BONNERS FERRY — There are many residents in Boundary County who own at least one horse. In this county, there are groups of people who either host or coordinate activities to bring local horse owners together.
Local horse owners, both veteran and novice, know that finding the proper equipment can be challenging. Saddles, bridles, halters, lead ropes, and saddle blankets are just the tip of the iceberg when it comes to properly equipping a horse for riding. That is not to mention equipping the rider with the proper attire for not only daily riding, but in competitions.
Horseback riding can be both an exhilarating experience and a challenging one. Safety on horseback is similar to safety on a bicycle in the fact that wearing protective gear such as a helmet is important. Having the correct footwear — boots with a small heel, such as ‘cowboy’ boots — can help keep a rider from being caught up in the stirrups during a fall.
Boundary County horse owners and riders have had to travel south to the larger communities in order to obtain the proper equipment for themselves and their horses. The need to travel has been nullified with the introduction of the Barking Saddle, owned by Jesse and Lori Marble, which opened Feb. 17 in downtown Bonners Ferry.
“We have a lot of locally made products like bracelets, things from ‘Out of the Woodwork,’ which is local, we plan to get the ‘Farm to Market’ grains in here, which is also local, and some huckleberry products from a seller in Sandpoint,” said Lori Marble. “We just wanted a place where local people could sell products, as well as provide the community a place to go to get these kind of things without having to go out of town.”
Prices of horse tack can be steep, but at the Barking Saddle, their goal is to keep the prices reasonable, and offering consignment options helps horse owners around the county in a large way.
“Our main goal is to have a place for community members to come to get their western wear, or their country gifts, that is not outrageously expensive, and that’s from local businesses,” said Lori Marble.
The Marbles are also involved with the local horse 4-H club, and have plans to help the kids in any way they can, including keeping product prices low with a 10 percent discount for 4-H members.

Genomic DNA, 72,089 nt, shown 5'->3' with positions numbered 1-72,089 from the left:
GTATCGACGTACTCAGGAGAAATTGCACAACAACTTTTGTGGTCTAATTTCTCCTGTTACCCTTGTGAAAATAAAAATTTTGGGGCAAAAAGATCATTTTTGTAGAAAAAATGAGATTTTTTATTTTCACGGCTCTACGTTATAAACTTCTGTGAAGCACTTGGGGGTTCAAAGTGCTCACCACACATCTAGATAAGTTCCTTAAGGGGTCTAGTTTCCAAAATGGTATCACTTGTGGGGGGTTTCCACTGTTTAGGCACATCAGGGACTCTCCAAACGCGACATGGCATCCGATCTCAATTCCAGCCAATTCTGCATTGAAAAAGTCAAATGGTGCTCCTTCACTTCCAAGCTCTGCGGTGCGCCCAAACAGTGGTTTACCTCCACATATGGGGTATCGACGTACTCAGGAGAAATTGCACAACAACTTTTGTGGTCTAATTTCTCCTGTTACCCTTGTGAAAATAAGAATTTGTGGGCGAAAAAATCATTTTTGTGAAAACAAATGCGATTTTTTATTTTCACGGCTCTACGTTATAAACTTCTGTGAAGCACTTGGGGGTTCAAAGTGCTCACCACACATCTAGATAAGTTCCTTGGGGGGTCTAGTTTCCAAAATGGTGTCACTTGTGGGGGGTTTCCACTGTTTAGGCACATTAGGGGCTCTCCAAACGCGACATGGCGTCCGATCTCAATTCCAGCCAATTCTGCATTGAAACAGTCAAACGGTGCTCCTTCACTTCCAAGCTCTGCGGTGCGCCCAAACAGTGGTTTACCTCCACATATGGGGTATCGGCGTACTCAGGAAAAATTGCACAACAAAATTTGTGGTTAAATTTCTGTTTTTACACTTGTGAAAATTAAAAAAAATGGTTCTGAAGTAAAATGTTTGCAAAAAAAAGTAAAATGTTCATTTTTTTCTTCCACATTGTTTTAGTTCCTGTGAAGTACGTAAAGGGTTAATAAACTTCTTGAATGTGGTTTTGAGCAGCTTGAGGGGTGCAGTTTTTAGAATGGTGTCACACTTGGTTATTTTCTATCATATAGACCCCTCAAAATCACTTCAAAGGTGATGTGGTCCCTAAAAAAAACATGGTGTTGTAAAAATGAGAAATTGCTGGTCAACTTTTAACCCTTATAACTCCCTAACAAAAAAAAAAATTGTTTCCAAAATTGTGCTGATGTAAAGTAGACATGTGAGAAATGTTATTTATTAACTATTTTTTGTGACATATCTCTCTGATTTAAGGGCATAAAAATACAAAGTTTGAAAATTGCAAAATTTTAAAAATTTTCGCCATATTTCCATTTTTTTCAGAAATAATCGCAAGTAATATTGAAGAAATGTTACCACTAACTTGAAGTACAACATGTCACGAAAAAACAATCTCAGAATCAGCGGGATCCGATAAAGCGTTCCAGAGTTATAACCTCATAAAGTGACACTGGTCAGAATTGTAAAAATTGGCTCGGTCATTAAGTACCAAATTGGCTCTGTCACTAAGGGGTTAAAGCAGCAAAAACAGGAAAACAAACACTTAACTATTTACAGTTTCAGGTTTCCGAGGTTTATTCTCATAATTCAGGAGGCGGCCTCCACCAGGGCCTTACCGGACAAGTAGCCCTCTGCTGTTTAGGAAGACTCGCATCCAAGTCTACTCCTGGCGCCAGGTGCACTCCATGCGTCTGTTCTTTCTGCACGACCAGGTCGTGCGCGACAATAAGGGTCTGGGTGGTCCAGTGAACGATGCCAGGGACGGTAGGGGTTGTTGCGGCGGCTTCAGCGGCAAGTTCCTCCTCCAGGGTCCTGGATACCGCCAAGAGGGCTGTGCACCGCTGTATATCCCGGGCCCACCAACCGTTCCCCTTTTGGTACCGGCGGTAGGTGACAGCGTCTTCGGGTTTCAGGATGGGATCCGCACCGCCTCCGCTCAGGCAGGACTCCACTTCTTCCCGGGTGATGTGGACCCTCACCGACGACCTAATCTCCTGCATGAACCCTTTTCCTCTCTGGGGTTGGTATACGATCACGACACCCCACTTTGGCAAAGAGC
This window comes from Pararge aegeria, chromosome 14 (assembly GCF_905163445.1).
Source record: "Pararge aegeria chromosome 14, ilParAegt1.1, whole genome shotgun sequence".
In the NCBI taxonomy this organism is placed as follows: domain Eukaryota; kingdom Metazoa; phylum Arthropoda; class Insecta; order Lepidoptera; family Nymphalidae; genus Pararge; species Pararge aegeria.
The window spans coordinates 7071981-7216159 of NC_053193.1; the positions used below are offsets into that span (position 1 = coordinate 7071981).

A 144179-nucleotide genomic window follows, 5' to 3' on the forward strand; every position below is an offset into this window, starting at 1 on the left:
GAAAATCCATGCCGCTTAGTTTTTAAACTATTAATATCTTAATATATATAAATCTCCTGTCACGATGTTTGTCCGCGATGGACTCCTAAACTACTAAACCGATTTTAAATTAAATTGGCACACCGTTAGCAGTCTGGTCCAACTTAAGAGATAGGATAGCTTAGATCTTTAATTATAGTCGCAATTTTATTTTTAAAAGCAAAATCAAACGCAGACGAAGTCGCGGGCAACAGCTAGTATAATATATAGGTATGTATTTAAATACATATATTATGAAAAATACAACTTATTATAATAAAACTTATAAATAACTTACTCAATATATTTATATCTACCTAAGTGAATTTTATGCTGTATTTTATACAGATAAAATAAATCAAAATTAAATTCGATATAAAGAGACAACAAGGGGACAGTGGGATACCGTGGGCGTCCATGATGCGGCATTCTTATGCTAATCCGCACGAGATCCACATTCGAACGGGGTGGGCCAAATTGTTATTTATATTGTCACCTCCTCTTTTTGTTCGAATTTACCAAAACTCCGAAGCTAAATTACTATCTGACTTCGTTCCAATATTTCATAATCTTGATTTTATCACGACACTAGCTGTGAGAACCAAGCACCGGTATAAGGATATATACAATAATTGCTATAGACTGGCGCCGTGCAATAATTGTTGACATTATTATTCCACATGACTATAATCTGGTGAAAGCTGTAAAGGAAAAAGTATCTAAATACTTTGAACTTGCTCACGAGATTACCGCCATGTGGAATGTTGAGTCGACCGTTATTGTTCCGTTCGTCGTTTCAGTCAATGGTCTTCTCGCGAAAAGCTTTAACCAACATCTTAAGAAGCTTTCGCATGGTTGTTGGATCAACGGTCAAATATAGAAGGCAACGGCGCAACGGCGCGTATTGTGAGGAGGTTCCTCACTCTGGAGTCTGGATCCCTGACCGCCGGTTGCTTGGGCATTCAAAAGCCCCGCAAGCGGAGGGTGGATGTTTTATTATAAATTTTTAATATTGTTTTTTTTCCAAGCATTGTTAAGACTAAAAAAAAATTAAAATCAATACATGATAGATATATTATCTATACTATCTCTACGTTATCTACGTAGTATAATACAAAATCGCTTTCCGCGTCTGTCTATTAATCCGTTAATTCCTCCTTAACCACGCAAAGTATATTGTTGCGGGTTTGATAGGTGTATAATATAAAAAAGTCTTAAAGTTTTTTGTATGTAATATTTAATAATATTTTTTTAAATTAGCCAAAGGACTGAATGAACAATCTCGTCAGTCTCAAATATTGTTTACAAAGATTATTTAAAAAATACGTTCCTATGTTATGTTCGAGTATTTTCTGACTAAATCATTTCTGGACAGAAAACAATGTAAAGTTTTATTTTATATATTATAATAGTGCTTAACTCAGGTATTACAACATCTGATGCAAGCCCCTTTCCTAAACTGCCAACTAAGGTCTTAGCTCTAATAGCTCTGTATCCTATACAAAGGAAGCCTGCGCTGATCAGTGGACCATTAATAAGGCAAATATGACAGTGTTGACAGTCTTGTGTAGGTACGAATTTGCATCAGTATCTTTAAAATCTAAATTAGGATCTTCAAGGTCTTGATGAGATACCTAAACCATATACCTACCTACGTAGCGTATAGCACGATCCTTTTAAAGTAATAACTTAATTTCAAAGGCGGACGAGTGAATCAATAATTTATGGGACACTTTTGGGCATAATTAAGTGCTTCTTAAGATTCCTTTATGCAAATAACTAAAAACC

“We wanted something for the 4-H kids to have a reasonable place to bring their gently used show clothes and tack in order to gain newer and more fitting attire, utilizing the consignment option,” said Lori Marble.
They are also looking into providing prizes for the 4-H kids during fair time, such as belt buckles and saddle blankets.
“That’s our biggest thing, we want to support the local kids,” said Lori Marble.
With the store being so new, there are plans in motion in the regard of expanding the inventory, such as carrying name brand clothing, accessories, and boots.
“We will get some new show style clothing from Hobby Horse, and there are many community members that have gently used, basically brand new clothing that can be used as consignment,” said Marble. “We are trying to make equipping both horse and rider affordable.”
Along with clothing, boots, tack, and decor, the Barking Saddle carries children’s toys as well. One of the toys is a bouncy bull, and one could buy an NFR bucking chute for little cowboys and cowgirls to practice their rodeo skills. There are other western themed toys for children, as well as clothing and boots that may fit perfectly on a ranch hand in progress.
“We have a little bit of everything, and are open to suggestions because it is up to the customers as to what they want to see in here,” said Lori Marble.
In the Boundary County community, people are generous in showing their support to other community members, including the members in the military. The Barking Saddle also shows their support for the members of the military with not only a 10 percent discount, but a wall dedicated to pictures of local military members of all types, called the Heroes Wall.
Lori Marble grew up with horses and has been involved in showing and competing in various forms of the equine arts. She was introduced and encouraged by her mother over the years to accomplish her goals.
“I don’t want to retire from a job I don’t like. I want to do something that I like and love and have the passion for,” said Marble. “Luckily I was able to do something like this so I can enjoy what I want to do, I can help the community, I can be involved in things that I want without having the time restriction of a 9-to-5 job. My mom would tell me do what you want to do in your life, so I did it.”
With the introduction of the Barking Saddle to the community, the Marbles not only accomplished a goal, but are willing to help community members achieve theirs as well.
For more information, visit www.barkingsaddle.com